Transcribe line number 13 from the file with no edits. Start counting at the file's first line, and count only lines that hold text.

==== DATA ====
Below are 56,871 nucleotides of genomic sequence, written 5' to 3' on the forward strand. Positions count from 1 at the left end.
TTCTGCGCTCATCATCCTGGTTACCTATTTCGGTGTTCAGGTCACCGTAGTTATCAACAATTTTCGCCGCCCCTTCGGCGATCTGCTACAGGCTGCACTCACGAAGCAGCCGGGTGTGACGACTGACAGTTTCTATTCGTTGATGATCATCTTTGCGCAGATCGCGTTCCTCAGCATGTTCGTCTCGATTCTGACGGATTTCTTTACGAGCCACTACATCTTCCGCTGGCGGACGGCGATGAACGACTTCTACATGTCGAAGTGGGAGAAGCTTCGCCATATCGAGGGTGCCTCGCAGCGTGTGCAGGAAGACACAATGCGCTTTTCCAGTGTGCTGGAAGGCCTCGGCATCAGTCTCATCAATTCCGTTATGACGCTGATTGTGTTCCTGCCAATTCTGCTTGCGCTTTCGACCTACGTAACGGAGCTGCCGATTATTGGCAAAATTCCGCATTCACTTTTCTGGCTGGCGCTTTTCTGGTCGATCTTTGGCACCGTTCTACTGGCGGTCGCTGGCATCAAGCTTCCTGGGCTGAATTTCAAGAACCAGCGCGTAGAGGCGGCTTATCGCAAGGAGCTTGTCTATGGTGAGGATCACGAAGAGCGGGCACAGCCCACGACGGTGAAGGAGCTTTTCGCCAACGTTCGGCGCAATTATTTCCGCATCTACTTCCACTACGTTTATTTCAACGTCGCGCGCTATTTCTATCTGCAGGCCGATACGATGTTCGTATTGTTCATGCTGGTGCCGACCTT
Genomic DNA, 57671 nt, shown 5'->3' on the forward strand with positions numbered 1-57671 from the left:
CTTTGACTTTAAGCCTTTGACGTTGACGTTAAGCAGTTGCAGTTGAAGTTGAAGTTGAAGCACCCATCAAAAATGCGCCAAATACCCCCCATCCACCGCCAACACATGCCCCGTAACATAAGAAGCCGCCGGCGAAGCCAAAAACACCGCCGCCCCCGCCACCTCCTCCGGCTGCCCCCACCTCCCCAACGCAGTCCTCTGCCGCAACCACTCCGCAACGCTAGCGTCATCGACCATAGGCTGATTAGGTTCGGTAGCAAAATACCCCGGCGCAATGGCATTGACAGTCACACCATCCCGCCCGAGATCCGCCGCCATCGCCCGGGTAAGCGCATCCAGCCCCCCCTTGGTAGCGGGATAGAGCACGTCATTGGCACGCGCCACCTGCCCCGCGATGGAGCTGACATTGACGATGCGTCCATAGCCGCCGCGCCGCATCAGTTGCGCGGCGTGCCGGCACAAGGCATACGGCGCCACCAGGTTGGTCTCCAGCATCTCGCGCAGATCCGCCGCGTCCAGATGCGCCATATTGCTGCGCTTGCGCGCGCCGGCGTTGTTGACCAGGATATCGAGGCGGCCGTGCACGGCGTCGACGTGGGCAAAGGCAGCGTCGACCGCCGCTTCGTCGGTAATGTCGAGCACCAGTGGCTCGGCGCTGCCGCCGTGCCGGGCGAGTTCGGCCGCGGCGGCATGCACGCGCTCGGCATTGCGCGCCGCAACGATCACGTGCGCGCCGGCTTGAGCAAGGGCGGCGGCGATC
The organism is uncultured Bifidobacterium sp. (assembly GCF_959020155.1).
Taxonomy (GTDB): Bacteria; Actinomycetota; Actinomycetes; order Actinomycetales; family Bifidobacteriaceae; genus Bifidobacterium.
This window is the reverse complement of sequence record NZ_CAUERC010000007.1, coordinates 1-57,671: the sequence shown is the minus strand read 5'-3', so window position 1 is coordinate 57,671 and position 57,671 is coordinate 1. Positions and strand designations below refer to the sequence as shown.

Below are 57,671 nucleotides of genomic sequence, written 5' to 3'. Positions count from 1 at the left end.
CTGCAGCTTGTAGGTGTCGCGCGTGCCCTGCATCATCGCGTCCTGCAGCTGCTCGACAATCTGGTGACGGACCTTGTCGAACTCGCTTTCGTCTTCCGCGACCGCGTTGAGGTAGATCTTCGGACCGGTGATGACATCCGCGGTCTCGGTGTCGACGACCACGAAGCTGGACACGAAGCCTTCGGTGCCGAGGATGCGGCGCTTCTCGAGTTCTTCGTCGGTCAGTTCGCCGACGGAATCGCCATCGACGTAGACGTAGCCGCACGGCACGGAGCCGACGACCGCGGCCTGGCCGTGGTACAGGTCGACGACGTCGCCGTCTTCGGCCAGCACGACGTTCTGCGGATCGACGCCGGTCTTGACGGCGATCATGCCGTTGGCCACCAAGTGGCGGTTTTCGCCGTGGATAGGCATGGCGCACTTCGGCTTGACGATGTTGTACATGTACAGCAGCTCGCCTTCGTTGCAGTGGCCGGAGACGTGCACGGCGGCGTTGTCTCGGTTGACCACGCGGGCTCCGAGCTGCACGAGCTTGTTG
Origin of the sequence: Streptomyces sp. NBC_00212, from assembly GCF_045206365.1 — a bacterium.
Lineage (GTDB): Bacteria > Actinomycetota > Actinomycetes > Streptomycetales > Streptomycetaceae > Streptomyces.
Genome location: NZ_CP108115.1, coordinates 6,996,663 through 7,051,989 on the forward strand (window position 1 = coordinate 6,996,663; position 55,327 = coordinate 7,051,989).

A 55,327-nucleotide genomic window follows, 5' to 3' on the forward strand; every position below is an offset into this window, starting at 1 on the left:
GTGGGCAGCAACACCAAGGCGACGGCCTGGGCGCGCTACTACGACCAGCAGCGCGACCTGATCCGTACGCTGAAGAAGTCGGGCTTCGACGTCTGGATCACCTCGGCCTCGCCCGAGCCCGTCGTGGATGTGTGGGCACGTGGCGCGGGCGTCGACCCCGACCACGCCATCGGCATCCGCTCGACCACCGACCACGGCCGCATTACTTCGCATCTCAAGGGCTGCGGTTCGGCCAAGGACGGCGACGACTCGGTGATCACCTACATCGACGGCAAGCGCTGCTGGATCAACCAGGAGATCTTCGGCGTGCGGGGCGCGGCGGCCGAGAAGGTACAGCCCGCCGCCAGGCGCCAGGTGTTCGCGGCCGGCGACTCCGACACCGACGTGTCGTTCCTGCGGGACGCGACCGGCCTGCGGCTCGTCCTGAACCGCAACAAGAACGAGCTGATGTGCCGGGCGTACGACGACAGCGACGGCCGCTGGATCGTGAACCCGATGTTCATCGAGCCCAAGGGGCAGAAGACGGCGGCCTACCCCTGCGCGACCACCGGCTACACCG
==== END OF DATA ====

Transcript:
A 55,327-nucleotide genomic window follows, 5' to 3' on the forward strand; every position below is an offset into this window, starting at 1 on the left: